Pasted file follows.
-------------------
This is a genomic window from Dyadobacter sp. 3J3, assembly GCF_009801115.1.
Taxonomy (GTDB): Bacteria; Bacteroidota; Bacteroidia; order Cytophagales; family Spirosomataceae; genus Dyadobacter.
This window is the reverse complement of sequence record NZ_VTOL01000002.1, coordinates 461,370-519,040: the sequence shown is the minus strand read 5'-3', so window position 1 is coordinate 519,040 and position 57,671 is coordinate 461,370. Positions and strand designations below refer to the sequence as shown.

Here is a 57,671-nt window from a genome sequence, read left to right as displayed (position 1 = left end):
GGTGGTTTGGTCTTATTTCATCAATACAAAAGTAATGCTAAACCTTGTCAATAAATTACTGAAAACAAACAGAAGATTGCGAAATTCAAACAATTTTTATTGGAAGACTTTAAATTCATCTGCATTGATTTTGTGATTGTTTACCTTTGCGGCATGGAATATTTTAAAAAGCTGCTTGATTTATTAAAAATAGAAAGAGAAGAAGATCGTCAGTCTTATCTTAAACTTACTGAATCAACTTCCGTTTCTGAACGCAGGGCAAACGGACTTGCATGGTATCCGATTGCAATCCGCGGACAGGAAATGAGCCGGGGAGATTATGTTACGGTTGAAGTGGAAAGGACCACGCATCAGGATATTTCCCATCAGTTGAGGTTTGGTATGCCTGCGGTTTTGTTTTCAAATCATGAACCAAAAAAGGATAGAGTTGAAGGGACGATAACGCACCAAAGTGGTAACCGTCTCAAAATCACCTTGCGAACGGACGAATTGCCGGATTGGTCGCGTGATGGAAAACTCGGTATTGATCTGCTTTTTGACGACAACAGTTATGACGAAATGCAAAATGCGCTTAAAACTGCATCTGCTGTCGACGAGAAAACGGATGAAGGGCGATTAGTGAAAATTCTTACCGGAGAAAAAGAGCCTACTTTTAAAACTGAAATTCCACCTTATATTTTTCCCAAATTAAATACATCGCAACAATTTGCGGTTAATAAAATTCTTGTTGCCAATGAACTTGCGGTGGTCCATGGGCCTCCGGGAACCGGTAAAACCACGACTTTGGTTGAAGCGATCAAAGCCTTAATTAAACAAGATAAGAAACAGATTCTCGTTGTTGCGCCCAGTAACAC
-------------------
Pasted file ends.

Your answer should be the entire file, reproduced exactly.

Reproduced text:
This is a genomic window from Dyadobacter sp. 3J3, assembly GCF_009801115.1.
Taxonomy (GTDB): Bacteria; Bacteroidota; Bacteroidia; order Cytophagales; family Spirosomataceae; genus Dyadobacter.
This window is the reverse complement of sequence record NZ_VTOL01000002.1, coordinates 461,370-519,040: the sequence shown is the minus strand read 5'-3', so window position 1 is coordinate 519,040 and position 57,671 is coordinate 461,370. Positions and strand designations below refer to the sequence as shown.

Here is a 57,671-nt window from a genome sequence, read left to right as displayed (position 1 = left end):
GGTGGTTTGGTCTTATTTCATCAATACAAAAGTAATGCTAAACCTTGTCAATAAATTACTGAAAACAAACAGAAGATTGCGAAATTCAAACAATTTTTATTGGAAGACTTTAAATTCATCTGCATTGATTTTGTGATTGTTTACCTTTGCGGCATGGAATATTTTAAAAAGCTGCTTGATTTATTAAAAATAGAAAGAGAAGAAGATCGTCAGTCTTATCTTAAACTTACTGAATCAACTTCCGTTTCTGAACGCAGGGCAAACGGACTTGCATGGTATCCGATTGCAATCCGCGGACAGGAAATGAGCCGGGGAGATTATGTTACGGTTGAAGTGGAAAGGACCACGCATCAGGATATTTCCCATCAGTTGAGGTTTGGTATGCCTGCGGTTTTGTTTTCAAATCATGAACCAAAAAAGGATAGAGTTGAAGGGACGATAACGCACCAAAGTGGTAACCGTCTCAAAATCACCTTGCGAACGGACGAATTGCCGGATTGGTCGCGTGATGGAAAACTCGGTATTGATCTGCTTTTTGACGACAACAGTTATGACGAAATGCAAAATGCGCTTAAAACTGCATCTGCTGTCGACGAGAAAACGGATGAAGGGCGATTAGTGAAAATTCTTACCGGAGAAAAAGAGCCTACTTTTAAAACTGAAATTCCACCTTATATTTTTCCCAAATTAAATACATCGCAACAATTTGCGGTTAATAAAATTCTTGTTGCCAATGAACTTGCGGTGGTCCATGGGCCTCCGGGAACCGGTAAAACCACGACTTTGGTTGAAGCGATCAAAGCCTTAATTAAACAAGATAAGAAACAGATTCTCGTTGTTGCGCCCAGTAACAC